Next year I’ll be teaching how to build “The Anarchist’s Tool Chest” twice at The Woodwright’s School, Roy Underhill’s fantastic hand-tool asylum in Pittsboro, N.C.
Without further ado, here are the dates:
Feb. 18-22 and Oct. 6-10.
Roy says he’ll open up registration for these 2012 classes as soon as he can finalize the rest of the year’s classes. So stay tuned to his site at woodwrightschool.com.
And if that doesn’t fit your time schedule, I’ll be teaching the same class at Kelly Mehler’s School of Woodworking on July 30-Aug. 3, 2012.
This tool chest class is one that I ran in Germany this year as a milk run. I was terrified that the whole thing would self-destruct. Luckily, it went very well. Here are some videos of the class throughout the week:
While I was happy with the class, I have fine-tuned it over the summer to make it better. Instead of everyone in the class building a full-size chest, students will have a choice. They can build the full-size chest as featured in the book “The Anarchist’s Tool Chest.” Or they can build a slightly smaller version that I call “The Traveling Anarchist.”
This smaller chest is based on an example that I purchased from Thomas Lie-Nielsen this summer. You can see photos of this rough-and-ready chest in this entry. I took the basic design and improved the joinery so that it is the same as on my full-size chests. Yet it will still hold a pretty extensive kit of tools. It really packs them in.
Why would you choose the smaller chest? Well you might have less room in your shop. Or perhaps you operate with a smaller tool kit. Or maybe you are a slower dovetailer and want to ensure that you keep up with the class. Whatever the reason, you will end up with a chest designed to last lifetimes.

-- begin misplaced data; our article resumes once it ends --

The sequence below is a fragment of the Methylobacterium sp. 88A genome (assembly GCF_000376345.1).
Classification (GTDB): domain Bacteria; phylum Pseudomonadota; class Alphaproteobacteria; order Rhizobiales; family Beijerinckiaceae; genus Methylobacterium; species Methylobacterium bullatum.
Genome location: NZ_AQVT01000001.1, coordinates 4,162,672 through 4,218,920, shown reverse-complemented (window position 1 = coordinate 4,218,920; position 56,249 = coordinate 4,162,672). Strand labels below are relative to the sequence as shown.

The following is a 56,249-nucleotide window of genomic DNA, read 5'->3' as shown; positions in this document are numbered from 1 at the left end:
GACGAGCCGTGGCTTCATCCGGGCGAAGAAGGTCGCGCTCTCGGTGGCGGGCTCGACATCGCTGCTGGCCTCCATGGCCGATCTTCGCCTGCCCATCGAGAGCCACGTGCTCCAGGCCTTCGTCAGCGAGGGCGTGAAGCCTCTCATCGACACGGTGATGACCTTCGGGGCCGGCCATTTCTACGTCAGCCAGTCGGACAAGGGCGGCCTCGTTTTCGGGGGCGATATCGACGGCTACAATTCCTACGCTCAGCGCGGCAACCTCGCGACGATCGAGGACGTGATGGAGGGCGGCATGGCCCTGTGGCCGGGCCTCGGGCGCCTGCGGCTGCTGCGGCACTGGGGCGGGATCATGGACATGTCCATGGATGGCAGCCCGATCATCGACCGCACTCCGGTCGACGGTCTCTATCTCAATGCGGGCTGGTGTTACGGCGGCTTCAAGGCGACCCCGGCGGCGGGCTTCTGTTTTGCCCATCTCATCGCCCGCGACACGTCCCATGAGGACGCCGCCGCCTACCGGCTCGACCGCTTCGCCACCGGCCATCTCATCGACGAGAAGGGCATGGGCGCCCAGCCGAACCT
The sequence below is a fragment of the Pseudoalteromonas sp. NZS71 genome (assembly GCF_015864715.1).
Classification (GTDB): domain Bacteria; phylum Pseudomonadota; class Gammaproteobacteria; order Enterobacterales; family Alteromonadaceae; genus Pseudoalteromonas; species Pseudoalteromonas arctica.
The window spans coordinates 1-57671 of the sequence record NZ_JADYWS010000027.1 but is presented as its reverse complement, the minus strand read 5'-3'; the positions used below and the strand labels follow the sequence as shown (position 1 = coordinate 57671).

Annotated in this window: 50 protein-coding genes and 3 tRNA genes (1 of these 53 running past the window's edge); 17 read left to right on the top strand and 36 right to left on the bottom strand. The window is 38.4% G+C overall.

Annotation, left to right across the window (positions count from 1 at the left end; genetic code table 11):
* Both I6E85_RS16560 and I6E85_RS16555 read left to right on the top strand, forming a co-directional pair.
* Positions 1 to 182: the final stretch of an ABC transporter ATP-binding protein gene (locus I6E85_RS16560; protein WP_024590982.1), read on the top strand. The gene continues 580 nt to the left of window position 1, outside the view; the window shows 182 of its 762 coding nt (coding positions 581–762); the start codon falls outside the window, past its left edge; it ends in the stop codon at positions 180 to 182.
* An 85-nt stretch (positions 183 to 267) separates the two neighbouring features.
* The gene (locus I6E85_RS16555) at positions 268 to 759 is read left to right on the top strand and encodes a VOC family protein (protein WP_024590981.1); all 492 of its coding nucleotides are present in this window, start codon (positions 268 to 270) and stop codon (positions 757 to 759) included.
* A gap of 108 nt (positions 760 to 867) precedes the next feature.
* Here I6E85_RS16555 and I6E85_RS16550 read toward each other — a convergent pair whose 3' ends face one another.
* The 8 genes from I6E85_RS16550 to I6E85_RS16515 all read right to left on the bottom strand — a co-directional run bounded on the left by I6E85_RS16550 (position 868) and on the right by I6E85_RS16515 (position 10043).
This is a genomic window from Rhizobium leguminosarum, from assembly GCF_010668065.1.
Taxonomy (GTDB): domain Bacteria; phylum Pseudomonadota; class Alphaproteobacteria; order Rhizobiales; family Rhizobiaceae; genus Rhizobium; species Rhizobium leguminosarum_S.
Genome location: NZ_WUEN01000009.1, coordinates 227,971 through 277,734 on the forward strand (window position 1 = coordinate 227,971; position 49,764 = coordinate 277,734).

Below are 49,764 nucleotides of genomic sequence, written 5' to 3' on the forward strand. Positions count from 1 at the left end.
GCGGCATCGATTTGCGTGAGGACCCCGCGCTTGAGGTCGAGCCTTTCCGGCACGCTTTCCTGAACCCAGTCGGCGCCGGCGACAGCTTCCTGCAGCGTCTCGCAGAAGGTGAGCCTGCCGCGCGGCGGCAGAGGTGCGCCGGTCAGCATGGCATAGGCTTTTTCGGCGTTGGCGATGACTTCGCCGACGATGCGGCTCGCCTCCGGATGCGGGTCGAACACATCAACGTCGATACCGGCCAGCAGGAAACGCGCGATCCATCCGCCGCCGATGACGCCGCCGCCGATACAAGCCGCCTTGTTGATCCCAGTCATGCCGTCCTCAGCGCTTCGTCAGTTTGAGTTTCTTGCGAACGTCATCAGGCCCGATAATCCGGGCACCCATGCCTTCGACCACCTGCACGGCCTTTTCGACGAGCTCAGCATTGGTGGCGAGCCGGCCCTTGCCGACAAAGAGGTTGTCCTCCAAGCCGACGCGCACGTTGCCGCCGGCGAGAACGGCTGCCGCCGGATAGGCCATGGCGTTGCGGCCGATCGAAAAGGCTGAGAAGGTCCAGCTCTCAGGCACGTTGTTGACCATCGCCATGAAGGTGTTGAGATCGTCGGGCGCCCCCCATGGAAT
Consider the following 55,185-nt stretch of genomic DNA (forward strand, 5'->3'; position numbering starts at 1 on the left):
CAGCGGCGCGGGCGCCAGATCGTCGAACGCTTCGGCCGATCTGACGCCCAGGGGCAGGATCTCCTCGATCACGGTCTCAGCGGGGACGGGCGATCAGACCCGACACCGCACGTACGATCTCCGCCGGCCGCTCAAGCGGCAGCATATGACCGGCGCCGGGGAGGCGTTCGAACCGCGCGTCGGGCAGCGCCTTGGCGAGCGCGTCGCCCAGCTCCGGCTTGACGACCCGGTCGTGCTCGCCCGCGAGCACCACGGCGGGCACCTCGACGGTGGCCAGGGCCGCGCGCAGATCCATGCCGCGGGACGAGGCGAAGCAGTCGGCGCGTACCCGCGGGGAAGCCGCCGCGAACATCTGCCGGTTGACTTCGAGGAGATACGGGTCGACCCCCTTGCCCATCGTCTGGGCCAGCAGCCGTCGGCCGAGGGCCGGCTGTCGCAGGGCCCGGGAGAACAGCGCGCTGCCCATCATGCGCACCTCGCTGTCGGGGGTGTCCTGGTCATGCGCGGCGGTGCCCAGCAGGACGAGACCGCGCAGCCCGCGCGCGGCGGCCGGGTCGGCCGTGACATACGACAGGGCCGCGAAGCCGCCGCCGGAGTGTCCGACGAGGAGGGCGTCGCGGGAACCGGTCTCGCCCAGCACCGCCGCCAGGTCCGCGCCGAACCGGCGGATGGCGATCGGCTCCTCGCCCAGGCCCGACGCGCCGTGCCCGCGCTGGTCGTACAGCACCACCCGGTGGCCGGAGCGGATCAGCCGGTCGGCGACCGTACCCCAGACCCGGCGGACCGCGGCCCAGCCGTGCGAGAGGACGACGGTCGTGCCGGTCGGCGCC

Students will begin with prepared parts – all the panels will be glued up. And we’ll dive into dovetailing within moments of the class beginning. If this scares you, don’t let it. Most of the students in my class in Germany were dovetailing amateurs (some were definitely not!). But by the end of the week they were all very competent and confident when it came to this joint.
I remember that on the last day of the class we had a lot of visitors to the school at Dictum who were admiring the dovetailing while the students were struggling with the massive through-mortises in the lid.
“Dovetails,” one of the students scoffed. “That’s easy stuff. Try mortising.”
If you are interested in building a tool chest I hope you can join us this year. These should be fun classes.
— Christopher Schwarz